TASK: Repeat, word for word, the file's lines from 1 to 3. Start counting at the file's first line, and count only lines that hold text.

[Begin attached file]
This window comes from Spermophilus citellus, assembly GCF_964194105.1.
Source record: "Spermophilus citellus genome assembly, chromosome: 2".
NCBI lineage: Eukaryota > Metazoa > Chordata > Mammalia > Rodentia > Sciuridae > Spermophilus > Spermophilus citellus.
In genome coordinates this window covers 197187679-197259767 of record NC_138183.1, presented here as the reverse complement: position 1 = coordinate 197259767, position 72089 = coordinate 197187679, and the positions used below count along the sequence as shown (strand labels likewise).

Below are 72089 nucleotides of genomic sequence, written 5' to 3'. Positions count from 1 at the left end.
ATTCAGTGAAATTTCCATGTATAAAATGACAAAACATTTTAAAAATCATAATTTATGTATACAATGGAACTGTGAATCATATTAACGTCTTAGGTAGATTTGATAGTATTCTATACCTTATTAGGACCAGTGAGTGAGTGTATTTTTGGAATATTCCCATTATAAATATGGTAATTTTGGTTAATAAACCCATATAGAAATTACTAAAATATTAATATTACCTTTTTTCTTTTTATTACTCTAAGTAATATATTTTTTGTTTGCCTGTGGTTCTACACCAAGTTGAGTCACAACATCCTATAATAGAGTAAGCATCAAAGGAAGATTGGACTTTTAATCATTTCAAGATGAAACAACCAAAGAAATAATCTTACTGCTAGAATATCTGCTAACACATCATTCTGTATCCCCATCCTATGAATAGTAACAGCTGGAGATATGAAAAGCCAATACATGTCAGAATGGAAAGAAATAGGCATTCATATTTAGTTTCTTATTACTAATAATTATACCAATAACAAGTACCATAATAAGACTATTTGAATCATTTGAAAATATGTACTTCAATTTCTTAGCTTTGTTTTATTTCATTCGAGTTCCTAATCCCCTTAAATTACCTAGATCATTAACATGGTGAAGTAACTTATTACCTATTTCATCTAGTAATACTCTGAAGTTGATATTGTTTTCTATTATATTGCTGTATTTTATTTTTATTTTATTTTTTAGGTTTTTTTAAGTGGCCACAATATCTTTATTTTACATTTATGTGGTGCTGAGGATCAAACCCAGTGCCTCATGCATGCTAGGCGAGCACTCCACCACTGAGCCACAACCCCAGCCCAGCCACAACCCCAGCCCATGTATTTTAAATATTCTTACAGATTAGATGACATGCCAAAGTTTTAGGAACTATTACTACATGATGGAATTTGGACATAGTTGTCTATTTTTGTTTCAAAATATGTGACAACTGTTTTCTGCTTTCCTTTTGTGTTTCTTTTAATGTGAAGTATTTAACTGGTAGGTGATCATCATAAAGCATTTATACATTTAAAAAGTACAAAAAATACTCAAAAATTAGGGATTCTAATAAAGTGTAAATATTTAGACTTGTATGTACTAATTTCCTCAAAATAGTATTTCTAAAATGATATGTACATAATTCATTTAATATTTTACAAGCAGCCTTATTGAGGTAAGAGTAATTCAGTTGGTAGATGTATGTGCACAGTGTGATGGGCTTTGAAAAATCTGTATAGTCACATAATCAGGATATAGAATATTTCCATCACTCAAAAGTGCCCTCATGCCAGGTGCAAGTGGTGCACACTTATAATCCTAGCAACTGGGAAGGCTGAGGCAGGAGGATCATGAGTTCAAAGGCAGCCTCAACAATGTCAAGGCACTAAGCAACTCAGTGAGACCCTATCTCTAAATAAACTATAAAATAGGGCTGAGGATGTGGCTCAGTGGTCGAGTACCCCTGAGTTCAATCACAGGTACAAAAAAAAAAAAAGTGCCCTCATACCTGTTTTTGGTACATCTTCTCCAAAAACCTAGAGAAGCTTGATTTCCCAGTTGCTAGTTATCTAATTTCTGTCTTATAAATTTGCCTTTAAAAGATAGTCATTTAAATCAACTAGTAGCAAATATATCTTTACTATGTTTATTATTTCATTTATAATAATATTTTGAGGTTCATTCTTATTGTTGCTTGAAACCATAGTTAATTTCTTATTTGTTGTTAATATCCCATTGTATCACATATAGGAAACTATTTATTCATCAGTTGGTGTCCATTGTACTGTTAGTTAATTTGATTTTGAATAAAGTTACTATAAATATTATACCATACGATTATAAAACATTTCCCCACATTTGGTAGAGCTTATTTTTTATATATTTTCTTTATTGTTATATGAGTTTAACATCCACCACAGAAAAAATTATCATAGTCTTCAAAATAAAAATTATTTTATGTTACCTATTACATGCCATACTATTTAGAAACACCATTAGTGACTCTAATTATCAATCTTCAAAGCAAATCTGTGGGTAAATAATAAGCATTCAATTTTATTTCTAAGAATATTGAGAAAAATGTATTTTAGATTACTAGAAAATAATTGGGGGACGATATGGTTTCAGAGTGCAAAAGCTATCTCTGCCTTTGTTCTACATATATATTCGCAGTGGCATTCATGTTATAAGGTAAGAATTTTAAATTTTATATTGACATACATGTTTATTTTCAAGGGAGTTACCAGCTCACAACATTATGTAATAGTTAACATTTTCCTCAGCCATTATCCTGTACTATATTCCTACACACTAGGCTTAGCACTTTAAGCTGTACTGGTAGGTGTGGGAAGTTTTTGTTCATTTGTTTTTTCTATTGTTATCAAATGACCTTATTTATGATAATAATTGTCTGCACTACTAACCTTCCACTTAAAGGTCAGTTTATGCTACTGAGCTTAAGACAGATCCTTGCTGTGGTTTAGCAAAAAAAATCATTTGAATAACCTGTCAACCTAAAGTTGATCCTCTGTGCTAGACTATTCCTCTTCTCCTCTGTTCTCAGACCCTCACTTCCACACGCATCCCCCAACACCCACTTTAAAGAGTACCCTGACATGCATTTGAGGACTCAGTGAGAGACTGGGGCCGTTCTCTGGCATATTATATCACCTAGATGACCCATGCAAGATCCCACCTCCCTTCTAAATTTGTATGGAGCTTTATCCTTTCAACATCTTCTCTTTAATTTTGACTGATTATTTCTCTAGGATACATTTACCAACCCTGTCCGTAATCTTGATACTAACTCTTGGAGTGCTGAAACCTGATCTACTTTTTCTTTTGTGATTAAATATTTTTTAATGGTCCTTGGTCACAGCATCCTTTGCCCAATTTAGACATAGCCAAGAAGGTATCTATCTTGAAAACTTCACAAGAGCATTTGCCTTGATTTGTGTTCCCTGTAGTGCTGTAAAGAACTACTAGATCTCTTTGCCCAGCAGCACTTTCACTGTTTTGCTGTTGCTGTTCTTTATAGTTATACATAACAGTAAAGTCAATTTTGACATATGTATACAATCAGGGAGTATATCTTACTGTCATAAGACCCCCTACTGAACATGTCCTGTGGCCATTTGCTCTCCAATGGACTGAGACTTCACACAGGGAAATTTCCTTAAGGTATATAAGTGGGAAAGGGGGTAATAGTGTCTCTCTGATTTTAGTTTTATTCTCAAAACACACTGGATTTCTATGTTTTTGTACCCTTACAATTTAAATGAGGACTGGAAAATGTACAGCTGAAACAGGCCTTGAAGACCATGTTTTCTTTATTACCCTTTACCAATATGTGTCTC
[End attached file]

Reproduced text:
This window comes from Spermophilus citellus, assembly GCF_964194105.1.
Source record: "Spermophilus citellus genome assembly, chromosome: 2".
NCBI lineage: Eukaryota > Metazoa > Chordata > Mammalia > Rodentia > Sciuridae > Spermophilus > Spermophilus citellus.